Orwell is an interesting choice-based game where players take the role of Investigator in the Orwell program. Orwell is an all-seeing government program that is used to investigate citizens of the fictional nation of The Nation. While the system is used to investigate target citizens, it can be used to monitor the online activities of anyone. There’s a clear philosophical question surrounding the game with some political roots. However, it’s not as straightforward as it initially seems to be.
As the player takes the role of Investigator, they have a single main job: collecting “Data-chunks”. These Data-chunks are formed from pieces of information found online from various locations on the internet. It ranges from favourite colour to a telephone number which lets the player hack different devices. The player can collect a large amount of information but it’s up to the player to decide what’s useful to the investigation. All of this information is being collected in the wake of a terrible crime and the player must discover the truth behind the terrorist attack while also catching those responsible.
While it’s possible to collect a large amount of data, some of the information conflicts so not everything can be collected in a single playthrough. This conflicting information reveals different characteristics about the possible suspects in the game. It can be used to determine if someone is a threat or record extremely personal information.
Where is the limit?
The game poses an interesting question. Where is the limit when it comes to surveillance? The game forces the player to think about things in a different light and about the practicality of such as system. There’s a point in the game where the Adviser thinks the phrase “partner in crime” refers to a real crime instead of just being casual slang that points out two people are close friends. As a result, it becomes ‘evidence’ against the pair. It’s a very strange situation and players must think carefully about their actions.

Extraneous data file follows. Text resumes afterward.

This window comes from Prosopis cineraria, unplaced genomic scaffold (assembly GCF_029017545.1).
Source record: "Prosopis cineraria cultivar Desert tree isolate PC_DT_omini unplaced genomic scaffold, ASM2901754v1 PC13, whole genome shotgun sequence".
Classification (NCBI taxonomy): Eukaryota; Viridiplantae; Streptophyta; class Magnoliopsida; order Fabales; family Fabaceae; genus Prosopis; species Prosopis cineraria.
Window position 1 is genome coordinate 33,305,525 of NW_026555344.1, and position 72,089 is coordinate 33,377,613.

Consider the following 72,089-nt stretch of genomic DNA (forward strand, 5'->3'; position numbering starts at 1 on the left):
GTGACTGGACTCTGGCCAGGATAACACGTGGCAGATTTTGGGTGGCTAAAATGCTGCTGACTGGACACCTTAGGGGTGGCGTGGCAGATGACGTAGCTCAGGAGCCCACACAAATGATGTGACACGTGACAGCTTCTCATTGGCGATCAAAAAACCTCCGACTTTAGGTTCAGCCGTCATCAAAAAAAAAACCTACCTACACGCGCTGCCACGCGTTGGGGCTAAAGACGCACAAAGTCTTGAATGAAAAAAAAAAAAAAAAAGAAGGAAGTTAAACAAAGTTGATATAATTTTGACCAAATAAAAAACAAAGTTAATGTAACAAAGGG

As previously mentioned, the game is quite political and poses some interesting philosophical questions about surveillance. Especially in a time where governments are pushing for better surveillance laws around the world. It’s an important topic which has been addressed nicely without forcing players to pick a side.
Orwell features multiple endings depending on the choices that players make. While the choices leading up to the finale are mentioned, the ending is focused around the final choices made by the player. So while the game is choice heavy, some players may be displeased by this. Each ending is still quite rewarding and offer a satisfying outcome. However, the game still lacks replay value as the story is very linear and there’s no free play mode. After the first playthrough, there’s not much left to discover. Despite this, there’s a nice amount of achievements to unlock over various playthroughs.
This is a very thought-provoking game which offers an amazing experience for the first playthrough. However, it is quite a short game at around 3 – 5 hours long. The story is filled with twists and turns to keep players hooked throughout the different episodes and for those who aren’t convinced, the first episode is currently free to play on Steam.